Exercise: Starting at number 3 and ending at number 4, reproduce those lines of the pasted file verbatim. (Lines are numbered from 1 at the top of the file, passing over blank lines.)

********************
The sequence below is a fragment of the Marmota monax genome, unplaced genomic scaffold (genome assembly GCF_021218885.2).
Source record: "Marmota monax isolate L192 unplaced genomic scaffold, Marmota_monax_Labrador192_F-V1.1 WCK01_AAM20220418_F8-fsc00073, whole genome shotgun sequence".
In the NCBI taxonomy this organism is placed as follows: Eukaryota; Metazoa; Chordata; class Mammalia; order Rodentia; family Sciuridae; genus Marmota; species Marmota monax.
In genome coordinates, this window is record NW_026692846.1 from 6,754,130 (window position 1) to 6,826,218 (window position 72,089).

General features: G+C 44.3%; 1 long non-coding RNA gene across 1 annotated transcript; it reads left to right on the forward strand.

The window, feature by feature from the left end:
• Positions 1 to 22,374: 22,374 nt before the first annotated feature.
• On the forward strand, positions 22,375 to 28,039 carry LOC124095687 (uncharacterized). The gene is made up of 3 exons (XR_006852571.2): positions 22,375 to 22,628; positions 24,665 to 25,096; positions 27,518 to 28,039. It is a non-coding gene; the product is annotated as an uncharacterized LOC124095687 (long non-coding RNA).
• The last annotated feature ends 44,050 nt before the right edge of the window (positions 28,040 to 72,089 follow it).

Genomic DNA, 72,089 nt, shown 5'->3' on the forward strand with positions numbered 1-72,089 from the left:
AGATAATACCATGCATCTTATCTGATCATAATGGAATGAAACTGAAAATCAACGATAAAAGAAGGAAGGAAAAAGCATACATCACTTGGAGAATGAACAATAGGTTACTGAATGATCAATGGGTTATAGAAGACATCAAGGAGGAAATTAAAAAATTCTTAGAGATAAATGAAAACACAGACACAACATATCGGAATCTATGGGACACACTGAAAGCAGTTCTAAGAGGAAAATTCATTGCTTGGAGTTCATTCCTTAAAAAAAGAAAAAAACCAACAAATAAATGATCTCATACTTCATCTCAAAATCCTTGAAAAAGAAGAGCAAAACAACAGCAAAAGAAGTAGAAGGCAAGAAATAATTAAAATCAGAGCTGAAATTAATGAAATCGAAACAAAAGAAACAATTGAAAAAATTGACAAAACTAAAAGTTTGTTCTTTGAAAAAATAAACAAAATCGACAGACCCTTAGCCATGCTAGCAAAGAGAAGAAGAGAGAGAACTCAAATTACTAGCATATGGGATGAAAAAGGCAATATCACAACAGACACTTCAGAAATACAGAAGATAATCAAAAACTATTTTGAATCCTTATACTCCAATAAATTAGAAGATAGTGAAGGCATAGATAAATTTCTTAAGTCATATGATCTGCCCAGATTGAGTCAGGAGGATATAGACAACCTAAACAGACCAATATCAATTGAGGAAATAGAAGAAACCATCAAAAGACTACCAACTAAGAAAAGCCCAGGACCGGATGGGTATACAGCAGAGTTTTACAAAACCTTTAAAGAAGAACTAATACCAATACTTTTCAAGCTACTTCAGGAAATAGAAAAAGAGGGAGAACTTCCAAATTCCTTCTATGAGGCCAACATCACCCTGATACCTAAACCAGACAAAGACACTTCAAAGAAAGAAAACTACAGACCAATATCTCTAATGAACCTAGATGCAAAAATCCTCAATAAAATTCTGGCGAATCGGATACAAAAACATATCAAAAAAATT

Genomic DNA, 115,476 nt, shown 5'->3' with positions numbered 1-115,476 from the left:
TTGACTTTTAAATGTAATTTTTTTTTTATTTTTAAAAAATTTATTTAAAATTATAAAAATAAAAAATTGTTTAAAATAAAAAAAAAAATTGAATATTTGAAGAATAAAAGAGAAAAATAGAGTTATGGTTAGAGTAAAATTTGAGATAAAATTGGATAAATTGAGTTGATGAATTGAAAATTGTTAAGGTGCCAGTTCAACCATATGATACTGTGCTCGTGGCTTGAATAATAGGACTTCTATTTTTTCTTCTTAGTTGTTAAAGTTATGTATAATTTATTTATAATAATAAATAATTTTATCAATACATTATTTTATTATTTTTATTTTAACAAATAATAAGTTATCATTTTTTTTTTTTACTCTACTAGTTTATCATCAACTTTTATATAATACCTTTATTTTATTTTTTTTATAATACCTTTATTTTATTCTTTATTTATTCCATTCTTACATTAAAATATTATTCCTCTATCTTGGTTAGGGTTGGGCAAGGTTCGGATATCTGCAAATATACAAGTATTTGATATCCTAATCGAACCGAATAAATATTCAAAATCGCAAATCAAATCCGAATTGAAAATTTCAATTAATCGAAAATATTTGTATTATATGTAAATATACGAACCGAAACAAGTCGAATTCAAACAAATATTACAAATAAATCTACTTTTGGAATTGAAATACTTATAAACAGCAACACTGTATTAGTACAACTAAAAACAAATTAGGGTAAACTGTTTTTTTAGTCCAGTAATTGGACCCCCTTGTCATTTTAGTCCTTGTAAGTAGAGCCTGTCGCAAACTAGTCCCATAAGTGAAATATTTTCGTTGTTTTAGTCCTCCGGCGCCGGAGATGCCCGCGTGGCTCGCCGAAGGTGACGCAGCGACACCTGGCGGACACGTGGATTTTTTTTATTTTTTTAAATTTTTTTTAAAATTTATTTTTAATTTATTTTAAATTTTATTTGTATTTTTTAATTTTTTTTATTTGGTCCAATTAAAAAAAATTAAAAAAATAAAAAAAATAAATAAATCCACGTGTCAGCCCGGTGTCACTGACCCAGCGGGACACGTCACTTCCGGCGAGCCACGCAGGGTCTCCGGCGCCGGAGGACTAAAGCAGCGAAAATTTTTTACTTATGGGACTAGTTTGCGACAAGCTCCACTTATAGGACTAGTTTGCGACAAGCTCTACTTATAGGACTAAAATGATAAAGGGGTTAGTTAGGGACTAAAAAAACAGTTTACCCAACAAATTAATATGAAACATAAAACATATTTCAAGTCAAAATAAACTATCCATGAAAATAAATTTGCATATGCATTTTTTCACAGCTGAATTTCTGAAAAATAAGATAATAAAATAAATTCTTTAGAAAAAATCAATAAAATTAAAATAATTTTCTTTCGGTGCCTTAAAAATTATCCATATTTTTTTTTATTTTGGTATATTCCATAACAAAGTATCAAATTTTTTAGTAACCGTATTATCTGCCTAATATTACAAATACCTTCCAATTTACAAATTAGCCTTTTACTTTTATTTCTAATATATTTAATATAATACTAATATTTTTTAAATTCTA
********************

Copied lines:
In the NCBI taxonomy this organism is placed as follows: Eukaryota; Metazoa; Chordata; class Mammalia; order Rodentia; family Sciuridae; genus Marmota; species Marmota monax.
In genome coordinates, this window is record NW_026692846.1 from 6,754,130 (window position 1) to 6,826,218 (window position 72,089).